‘COME buy our water’ is the message councillor Kevin Duffy has for Regis Resources, as the Bathurst community voices its opposition to supplying effluent to the proposed McPhillamys Gold Project at Kings Plains.
At Orange City Council’s meeting last week, Cr Duffy said Orange’s effluent should be put on the table.
“We have a pipeline coming from [the Macquarie River] anyway and it could sure do with the dollars,” he said.
“It will create 1800-2000 jobs in 10 years minimum. For the jobs it’s going to create ... this is our chance to step up to the mark.”
Councillor Ron Gander asked whether Cadia Valley Operations used all of Orange’s effluent. Technical services director Chris Devitt said it was about 3000 megalitres a year.
“That’s depending on production, it’s a big proportion of it,” he said.
“We would need to do a detailed analysis of what resources we have.”
They voted to have a report brought back, although councillors Jeff Whitton and Reg Kidd said their support hinged on the condition any agreement would not include potable water.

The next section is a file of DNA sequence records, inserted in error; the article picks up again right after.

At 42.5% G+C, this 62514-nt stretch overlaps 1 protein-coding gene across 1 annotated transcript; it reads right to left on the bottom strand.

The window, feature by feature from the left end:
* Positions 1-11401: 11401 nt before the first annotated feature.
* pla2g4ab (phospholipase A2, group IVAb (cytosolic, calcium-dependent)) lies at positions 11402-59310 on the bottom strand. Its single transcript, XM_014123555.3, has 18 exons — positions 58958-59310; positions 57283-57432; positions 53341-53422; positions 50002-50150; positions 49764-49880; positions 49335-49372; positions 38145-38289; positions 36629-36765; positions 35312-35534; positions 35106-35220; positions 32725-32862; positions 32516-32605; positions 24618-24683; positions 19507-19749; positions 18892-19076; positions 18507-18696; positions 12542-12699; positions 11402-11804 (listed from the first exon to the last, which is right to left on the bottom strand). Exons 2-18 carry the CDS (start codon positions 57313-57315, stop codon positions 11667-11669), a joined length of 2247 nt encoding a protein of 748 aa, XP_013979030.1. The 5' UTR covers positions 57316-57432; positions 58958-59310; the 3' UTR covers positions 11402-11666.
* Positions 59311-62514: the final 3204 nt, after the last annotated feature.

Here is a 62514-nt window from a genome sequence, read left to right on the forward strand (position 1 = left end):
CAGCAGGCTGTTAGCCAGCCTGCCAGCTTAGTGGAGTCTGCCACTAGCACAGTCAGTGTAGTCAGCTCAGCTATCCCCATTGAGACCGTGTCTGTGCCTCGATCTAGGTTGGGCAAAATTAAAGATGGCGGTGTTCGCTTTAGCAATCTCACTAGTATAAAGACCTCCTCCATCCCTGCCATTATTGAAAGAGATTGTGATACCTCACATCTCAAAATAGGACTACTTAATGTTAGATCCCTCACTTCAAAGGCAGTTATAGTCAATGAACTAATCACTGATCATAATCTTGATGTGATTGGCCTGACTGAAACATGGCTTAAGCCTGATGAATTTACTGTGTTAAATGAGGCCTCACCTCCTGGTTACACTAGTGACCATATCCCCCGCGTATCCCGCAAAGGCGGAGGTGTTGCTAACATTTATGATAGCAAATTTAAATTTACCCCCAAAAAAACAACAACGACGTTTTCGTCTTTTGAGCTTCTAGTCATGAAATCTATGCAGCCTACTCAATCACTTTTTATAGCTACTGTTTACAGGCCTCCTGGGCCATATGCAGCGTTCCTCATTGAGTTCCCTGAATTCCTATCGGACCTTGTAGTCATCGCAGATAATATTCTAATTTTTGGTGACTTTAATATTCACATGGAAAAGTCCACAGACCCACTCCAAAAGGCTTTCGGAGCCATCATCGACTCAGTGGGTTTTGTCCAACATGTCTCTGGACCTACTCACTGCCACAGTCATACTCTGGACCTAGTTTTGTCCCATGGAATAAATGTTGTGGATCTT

“And only if we were selling treated effluent to them at the right price and it resulted in income that resulted in infrastructure,” Cr Kidd said.
Cr Duffy’s push came as Charles Sturt University lecturer Margaret Van Heekeren told Bathurst Regional Council only half the $150 million injected into the regional economy during the construction phase would benefit Bathurst because the mine would be closer to Blayney and recent lay-offs at Cadia Valley Operations meant those workers would be most likely to secure the jobs.
Bathurst Regional Council on Wednesday deferred a decision on whether to supply Regis with up to 10 megalitres of effluent a day until Regis prepared an environmental impact statement to support its bid, including modelling of the impact on Macquarie River flows.